Why Sales?

Sales is a favorite topic of mine.

Over the past 19 years, I’ve been a successful sales rep, recruited sales people, studied sales and written about sales. Sales makes for a fascinating subject matter because it continues to be misunderstood. Think about it – most of us love to shop, but we don’t like to feel “sold to.” When we think of selling, we often conjure up a one-sided transaction where the salesperson manipulates us into making a decision we’ll later regret.

On the flip side, one of the first things I learned as a sales rep with Vector Marketing is that it’s not one sided. Selling isn’t something you do to a customer. It’s something you do with or for a customer. Sales is really just about influence. In order to be successful in sales, and really in business, both sides must benefit.

Darren Hardy, publisher of SUCCESS magazine says, “If you aren’t good at sales, life will be more difficult for you.” He’s the publisher of a magazine called SUCCESS! He must know something! Hardy goes on to say, “selling is not just a business skill; it’s an essential life skill. But selling really isn’t as complicated or mysterious as we make it out to be. Selling is simply about influencing an outcome.”

I agree with him completely. We all sell every day but we don’t think of it as selling. When we talk about our ideas, our point of view, even where we want to eat lunch, we’re trying to influence an outcome. Since we’re already selling, we may as well get good at it.

I was walking through my local farmer’s market about a month ago. I came across a vendor selling some of the most unique handcrafted benches I’ve ever seen. They were truly works of art.  As I was sipping my coffee at a nearby table, I watched him not only struggle to interact with people that walked by, but he almost apologetically offered the price and was afraid to ask for the order. As a veteran in coaching salespeople, I was tempted to go over and give him some tips.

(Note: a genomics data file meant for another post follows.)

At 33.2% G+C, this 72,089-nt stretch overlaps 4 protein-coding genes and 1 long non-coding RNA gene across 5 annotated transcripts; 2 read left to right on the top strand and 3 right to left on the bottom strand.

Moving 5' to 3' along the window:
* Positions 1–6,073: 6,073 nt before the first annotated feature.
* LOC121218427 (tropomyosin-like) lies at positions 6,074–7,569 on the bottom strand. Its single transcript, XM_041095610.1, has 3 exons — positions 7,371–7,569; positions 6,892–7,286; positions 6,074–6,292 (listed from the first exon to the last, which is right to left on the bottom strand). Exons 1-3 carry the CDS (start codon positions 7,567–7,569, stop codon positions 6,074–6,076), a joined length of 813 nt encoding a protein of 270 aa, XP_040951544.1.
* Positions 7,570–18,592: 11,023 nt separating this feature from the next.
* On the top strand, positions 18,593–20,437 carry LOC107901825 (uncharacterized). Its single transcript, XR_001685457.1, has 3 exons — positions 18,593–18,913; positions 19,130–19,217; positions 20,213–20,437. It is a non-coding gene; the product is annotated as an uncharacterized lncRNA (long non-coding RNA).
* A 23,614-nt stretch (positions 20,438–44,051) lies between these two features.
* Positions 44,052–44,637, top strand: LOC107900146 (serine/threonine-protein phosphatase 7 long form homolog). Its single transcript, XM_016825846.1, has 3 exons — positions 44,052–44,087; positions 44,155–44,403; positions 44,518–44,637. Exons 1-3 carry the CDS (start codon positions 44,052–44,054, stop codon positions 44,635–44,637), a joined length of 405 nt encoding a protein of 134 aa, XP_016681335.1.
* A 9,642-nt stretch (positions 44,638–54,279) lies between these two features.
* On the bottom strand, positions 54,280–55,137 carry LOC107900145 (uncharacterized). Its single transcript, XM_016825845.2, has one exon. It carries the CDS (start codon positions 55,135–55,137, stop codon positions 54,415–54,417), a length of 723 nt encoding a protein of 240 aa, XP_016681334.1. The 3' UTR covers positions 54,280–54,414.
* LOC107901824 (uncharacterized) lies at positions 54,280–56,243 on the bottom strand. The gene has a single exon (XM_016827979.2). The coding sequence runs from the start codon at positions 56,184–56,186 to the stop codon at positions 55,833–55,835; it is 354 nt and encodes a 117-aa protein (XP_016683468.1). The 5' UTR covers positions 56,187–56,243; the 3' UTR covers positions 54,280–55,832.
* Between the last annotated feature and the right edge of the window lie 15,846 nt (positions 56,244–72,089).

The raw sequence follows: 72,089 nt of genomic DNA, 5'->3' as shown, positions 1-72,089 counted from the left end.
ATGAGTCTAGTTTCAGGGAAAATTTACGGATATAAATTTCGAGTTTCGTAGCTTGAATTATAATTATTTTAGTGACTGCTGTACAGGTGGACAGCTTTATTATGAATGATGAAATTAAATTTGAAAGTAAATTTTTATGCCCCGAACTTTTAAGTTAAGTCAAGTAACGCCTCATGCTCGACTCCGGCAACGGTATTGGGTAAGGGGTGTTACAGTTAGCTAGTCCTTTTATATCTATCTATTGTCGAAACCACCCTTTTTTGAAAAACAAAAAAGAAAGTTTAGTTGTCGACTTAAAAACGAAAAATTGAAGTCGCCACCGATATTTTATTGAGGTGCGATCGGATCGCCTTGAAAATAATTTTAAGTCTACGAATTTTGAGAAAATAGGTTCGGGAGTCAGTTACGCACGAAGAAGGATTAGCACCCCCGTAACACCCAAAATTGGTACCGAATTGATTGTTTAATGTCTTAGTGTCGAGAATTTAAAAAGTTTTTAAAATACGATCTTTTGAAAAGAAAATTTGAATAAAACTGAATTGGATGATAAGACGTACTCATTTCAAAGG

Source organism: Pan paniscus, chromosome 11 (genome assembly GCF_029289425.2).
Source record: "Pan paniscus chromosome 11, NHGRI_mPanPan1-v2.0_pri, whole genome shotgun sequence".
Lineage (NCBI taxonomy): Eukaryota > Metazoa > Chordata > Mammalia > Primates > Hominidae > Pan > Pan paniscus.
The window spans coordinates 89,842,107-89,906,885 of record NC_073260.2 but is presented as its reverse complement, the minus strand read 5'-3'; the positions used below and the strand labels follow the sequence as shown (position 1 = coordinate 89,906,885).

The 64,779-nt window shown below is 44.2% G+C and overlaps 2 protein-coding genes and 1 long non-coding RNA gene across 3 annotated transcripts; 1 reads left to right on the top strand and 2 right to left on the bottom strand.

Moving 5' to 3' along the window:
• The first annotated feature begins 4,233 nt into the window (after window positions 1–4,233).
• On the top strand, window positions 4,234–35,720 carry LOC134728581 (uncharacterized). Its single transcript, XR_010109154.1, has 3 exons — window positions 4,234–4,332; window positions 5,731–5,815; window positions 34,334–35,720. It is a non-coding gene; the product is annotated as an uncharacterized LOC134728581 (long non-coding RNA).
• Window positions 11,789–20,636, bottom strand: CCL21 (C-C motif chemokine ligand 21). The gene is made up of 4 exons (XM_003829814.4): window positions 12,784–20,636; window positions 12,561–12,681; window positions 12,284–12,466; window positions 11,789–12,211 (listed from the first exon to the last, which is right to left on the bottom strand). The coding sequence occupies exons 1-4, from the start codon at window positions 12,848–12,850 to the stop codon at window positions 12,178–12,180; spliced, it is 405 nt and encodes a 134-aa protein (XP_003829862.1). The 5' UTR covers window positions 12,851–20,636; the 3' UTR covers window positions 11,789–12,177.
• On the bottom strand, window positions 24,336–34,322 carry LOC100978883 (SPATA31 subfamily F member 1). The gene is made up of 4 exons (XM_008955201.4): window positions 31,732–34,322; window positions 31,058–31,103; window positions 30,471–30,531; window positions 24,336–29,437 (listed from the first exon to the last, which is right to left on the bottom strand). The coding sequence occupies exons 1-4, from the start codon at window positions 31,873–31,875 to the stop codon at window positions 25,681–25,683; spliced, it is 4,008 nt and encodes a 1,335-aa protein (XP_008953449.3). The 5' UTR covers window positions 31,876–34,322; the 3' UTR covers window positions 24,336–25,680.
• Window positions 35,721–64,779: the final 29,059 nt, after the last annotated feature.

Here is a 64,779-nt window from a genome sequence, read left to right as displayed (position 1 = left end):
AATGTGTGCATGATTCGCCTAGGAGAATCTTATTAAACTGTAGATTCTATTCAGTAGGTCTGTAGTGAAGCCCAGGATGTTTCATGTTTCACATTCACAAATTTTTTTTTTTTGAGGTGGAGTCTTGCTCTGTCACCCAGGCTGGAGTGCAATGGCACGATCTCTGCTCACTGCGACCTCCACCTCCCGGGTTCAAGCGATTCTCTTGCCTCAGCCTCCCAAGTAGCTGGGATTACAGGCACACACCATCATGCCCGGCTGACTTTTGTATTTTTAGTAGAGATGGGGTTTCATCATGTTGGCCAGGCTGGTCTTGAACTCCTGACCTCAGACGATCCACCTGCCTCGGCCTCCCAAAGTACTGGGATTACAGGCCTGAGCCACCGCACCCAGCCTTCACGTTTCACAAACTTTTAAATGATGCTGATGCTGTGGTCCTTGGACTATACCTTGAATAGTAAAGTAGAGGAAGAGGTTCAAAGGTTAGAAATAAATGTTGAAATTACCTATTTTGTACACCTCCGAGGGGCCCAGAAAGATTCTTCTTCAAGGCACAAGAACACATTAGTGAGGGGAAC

You’re young. You’ve got some big milestones ahead of you. Wouldn’t you like to be prepared to put yourself in the best position for success? Those who have sales skills will be much more effective negotiating their first salaries, paying a fair price for their first brand new car, or even convincing that special someone to accept a first or second date. The key to all of these scenarios is what a good salesperson already knows: it has to be win-win. Both sides have to see the benefits.

With your DECA experience, more and more of you have aspirations to start your own businesses at some point in your careers.  Whether that’s a small shop on Etsy, starting a chiropractic clinic, or launching the next tech sensation, sales will be at the core of your success.

In Daniel Pink’s best selling book, To Sell is Human, he asks us why we fight sales. DECA members are constantly surrounded by people who are comfortable with leadership and want to influence people, but they often ignore the fact that influence is selling. Pink points out that everyone is in sales:

The existing data shows that 1 in 9 Americans work in sales. But the new data reveals something more startling: So do the other 8 in 9. They, too, are spending their days moving others and depending for their livelihoods on the ability to do it well. Whether it’s selling’s traditional form or is non-sales variation, we’re all in sales now. (p. 24-25)

Pink goes on to talk about the benefits of both parties in selling:

To sell well is to convince someone else to part with resources—not to deprive that person, but to leave him better off in the end. That is also what, say, a good algebra teacher does. At the beginning of a term, students don’t know much about the subject. But the teacher works to convince his class to part with resources—time, attention, effort—and if they do, they will be better off when the term ends than they were when it began. The ability to move others to exchange what they have for what we have is crucial to our survival and our happiness. (p. 39)

So, I challenge you, whether it’s through DECA, a part-time job with Vector, or at another sales company, get some sales experience and spend time getting good at sales now. Then, be proud of those skills, because they truly will make all the difference.

Follow Vector on Twitter @VectorMarketing.

Categories: Business, Career Advice, College & Career Advice, Job Advice, Marketing, Tips For Finding A Job